Thursday, December 26, 2019

Some Hope for Coral Reefs

Environmental & Science Education
Climate Change
Endangered Species
Earth Systems
Earth Science
Edward Hessler

There is hope for coral reefs, well some. Maybe 30% might be alive by mid-century. To put this in perspective, half of the planet's coral reefs are already gone. The causes include climate change, of course, but also fishing, dredging, pollution, and habitat change due to development.

In a feature report in the science journal Nature, Amber Dance takes us on a tour of how scientists and conservationists are testing a variety of strategies to assist schools until the climate stabilizes. This includes breeding experiments, growing and replanting, "genetically manipulating corals to tolerate climate change, adding beneficial microbes to reefs, "finding the reefs that have the best natural chances of survival and helping them to stay alive.

Dance takes us to the Mote Marine Laboratory (Florida) where a large reef restoration project is underway. It makes use of "artificial, ocean-based nurseries" where corals are raised and then planted. Recovery begins to occur in about a year and "eventually, the planted chunks will fuse into larger corals." There are differences in growth as well as techniques for fast-growing branching corals and "mound and boulder corals" which grow on the order of "a couple of millimeters per year."

Another approach is assisting reproduction of Elkhorn coral (Acropora plmata). Sperm and eggs are collected and paired up, the embryos placed in a nursery, "a floating pool in the sea that is protected from predators. A few days later, larvae settled on 3D-printed, starfish-shaped structures. When the corals reach about fingernail size, divers will wedge these substrates into the crevices of needy reefs."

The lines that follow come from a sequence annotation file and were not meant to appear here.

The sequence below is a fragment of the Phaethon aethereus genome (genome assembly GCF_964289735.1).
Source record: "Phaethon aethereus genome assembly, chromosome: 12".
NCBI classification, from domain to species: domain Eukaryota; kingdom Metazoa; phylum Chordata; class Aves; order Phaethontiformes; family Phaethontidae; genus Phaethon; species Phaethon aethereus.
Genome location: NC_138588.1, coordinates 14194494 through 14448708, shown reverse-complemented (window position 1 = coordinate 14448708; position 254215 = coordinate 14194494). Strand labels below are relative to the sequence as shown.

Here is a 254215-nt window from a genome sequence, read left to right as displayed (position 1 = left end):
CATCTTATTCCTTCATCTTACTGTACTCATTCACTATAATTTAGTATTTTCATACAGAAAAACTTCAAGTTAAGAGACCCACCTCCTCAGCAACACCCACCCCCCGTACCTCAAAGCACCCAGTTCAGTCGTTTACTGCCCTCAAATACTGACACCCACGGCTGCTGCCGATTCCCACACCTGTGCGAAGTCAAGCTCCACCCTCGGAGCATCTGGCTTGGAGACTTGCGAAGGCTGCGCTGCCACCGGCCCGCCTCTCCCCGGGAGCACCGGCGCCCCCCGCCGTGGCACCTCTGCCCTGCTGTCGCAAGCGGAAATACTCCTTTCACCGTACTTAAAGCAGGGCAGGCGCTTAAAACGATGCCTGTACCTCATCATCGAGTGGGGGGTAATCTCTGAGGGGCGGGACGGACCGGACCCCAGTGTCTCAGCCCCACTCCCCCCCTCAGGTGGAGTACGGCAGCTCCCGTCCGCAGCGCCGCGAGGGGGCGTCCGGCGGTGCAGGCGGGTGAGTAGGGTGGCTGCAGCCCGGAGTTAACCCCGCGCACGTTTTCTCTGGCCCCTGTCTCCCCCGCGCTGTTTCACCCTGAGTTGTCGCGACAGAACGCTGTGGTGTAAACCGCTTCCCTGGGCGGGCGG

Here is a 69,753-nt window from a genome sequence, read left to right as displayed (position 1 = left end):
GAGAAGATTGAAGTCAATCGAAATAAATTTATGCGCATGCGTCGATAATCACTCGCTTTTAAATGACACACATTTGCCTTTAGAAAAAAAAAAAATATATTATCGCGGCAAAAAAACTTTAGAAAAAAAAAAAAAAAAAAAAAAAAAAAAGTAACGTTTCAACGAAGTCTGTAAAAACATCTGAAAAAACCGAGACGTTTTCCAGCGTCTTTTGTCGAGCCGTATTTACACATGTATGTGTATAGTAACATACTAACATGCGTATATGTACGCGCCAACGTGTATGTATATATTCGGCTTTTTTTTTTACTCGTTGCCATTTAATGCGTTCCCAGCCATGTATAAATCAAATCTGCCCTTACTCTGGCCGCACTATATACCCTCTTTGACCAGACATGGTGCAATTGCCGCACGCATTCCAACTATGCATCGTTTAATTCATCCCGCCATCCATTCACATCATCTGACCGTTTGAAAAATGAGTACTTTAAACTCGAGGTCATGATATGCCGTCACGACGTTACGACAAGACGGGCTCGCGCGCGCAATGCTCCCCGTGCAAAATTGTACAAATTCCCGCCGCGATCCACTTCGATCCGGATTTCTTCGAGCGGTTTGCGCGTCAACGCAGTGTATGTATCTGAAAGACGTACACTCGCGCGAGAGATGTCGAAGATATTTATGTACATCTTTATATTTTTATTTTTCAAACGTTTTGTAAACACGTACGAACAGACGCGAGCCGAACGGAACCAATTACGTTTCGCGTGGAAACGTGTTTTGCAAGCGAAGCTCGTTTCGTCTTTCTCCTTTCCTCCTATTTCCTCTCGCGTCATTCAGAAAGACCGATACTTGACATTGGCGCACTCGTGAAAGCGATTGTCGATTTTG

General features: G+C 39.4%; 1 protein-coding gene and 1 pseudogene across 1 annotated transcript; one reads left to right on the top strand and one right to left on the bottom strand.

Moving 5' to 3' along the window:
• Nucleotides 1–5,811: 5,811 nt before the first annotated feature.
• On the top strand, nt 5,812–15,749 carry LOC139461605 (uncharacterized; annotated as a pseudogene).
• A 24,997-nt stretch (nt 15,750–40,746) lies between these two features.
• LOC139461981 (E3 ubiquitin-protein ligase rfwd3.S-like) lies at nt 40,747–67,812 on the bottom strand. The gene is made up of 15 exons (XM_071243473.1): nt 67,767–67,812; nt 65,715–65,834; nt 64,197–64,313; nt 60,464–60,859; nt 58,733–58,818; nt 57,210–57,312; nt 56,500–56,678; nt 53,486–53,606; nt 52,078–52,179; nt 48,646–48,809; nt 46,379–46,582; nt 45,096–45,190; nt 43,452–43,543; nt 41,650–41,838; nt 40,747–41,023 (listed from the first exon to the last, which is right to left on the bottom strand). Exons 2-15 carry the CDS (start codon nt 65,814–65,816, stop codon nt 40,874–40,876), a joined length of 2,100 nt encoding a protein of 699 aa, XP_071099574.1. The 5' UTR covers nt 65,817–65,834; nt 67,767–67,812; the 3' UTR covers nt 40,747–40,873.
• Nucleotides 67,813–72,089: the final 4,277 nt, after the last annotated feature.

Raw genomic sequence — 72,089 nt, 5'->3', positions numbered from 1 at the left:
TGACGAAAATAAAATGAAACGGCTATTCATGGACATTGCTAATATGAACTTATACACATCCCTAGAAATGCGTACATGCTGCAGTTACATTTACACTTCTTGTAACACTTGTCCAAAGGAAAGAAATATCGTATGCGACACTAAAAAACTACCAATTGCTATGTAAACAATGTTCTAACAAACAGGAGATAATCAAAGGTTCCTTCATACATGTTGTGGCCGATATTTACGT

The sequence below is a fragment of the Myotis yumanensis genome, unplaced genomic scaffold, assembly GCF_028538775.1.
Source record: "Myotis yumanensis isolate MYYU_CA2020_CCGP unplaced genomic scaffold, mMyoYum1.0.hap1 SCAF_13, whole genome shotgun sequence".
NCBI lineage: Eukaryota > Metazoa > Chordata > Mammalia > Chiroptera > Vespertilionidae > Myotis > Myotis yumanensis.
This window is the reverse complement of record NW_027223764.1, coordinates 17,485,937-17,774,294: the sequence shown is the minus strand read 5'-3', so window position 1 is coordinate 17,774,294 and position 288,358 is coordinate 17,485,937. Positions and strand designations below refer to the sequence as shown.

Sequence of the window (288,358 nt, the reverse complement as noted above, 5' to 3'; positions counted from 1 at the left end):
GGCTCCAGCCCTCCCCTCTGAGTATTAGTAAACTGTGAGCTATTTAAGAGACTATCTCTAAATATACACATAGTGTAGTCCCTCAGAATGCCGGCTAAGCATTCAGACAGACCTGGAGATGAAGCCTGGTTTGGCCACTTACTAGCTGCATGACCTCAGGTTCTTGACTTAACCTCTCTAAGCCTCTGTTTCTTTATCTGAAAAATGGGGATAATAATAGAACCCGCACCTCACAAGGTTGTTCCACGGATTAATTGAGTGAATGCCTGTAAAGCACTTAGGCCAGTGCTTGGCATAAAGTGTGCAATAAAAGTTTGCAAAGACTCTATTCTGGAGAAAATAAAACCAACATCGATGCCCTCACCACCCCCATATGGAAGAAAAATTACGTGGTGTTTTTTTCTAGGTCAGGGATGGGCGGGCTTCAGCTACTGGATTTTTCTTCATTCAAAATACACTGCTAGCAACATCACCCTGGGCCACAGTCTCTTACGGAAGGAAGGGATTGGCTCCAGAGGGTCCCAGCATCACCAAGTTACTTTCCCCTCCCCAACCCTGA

This has been tried "in reefs off Mexico, Florida, the Bahamas, the Dominican Repurblic, Bonaire, Australia, Palau and Guam." The problem is cost.

Dance reports on a survey of reefs and reef health in the Great Barrier reef neighborhood. "Almost 450 reefs" were found "that had ben affected very little by recent warming events and had retained more than 10% coral cover--the minimum at which the reef can build more skeleton than it's likely to lose (but still well below the area's coral cover in decades past)."

How do reefs manage to survive heat?  Some live in naturally warm waters and are adapted to this temperature regime, others live in locations protected by cold currents, while others "are served by currents that provide a constant plankton buffet."  The challenge is to protect them.

While coral reefs have suffered in the past--"corals are part of a lineage that is more than 400 million years old. They've endured global water temperatures that have swung between 10 and 32C, and carbone dioxide levels up to quadruple those of today. But they've never before had to endure such rapid warming." (emphasis added)

However there is a hard reality and this is the temperature change.  Even if "limiting global warming to 1.5C above the 1990 levels, the target of the 2018 Paris agreement, 70-90% of reefs would be lost." This "target is looking more and more unrealistic. If the climate warms by 2C...losses of greater than 99%" are projected.

The essay includes an infographic--map and text--of reefs with a high chance of surviving warming conditions. It shows the so-called '50 Reefs' project, 'Super Reefs,' existing marine protected areas and coral reefs. The hope is that nations will create new Marine Protected Areas for these regions.

In this short video (2m09s) one restoration approach is shown. The aim is to "replenish damaged reefs using coral larvae bred in the lab."

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